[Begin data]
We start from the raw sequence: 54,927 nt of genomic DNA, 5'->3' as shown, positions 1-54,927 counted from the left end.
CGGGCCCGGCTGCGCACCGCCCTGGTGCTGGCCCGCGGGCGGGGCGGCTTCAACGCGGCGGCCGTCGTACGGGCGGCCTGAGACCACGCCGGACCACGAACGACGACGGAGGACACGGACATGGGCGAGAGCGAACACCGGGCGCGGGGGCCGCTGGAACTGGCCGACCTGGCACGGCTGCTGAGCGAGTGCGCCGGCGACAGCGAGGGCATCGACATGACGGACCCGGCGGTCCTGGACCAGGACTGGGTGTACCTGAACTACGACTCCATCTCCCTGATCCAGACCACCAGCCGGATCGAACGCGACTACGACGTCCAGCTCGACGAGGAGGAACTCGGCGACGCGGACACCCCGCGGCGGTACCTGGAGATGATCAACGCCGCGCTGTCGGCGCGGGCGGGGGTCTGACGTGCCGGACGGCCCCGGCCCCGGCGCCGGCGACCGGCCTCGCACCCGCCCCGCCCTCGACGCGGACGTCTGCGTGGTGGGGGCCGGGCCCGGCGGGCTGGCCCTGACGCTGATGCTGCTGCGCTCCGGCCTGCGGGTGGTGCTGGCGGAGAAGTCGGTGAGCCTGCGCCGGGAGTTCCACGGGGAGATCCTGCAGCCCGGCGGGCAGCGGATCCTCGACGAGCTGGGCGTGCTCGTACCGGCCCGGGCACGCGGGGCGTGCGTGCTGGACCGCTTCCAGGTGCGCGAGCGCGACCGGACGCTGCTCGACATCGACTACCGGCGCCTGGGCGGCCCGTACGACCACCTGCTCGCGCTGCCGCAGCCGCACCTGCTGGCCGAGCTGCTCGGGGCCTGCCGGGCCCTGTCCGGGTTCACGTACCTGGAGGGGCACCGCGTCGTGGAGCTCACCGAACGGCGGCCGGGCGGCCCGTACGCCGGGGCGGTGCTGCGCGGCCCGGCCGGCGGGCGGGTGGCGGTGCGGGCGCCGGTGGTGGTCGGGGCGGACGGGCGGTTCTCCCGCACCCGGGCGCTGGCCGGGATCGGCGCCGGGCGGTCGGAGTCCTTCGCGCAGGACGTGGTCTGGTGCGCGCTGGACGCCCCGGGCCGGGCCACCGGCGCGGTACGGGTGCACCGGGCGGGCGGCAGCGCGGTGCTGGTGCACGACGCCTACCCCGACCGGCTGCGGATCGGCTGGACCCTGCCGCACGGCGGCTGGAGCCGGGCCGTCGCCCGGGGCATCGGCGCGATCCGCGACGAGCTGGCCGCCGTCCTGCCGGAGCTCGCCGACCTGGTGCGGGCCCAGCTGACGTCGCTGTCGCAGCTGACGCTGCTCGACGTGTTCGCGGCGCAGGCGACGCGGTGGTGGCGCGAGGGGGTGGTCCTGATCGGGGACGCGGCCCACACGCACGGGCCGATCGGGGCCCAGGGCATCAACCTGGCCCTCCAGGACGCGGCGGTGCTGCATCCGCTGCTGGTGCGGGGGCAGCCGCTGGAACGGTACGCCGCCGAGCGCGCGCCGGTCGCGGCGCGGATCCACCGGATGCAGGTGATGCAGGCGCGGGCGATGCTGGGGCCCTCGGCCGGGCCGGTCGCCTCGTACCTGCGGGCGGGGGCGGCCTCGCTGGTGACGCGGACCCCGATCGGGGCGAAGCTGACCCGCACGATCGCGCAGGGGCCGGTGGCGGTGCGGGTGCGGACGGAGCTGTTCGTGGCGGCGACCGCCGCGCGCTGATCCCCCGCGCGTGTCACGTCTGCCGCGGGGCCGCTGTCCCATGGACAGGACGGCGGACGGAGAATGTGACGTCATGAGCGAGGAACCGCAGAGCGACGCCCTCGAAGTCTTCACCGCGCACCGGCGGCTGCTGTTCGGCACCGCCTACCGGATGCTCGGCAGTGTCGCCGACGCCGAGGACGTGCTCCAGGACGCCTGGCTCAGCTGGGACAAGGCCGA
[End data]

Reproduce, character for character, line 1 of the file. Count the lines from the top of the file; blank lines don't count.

We start from the raw sequence: 54,927 nt of genomic DNA, 5'->3' as shown, positions 1-54,927 counted from the left end.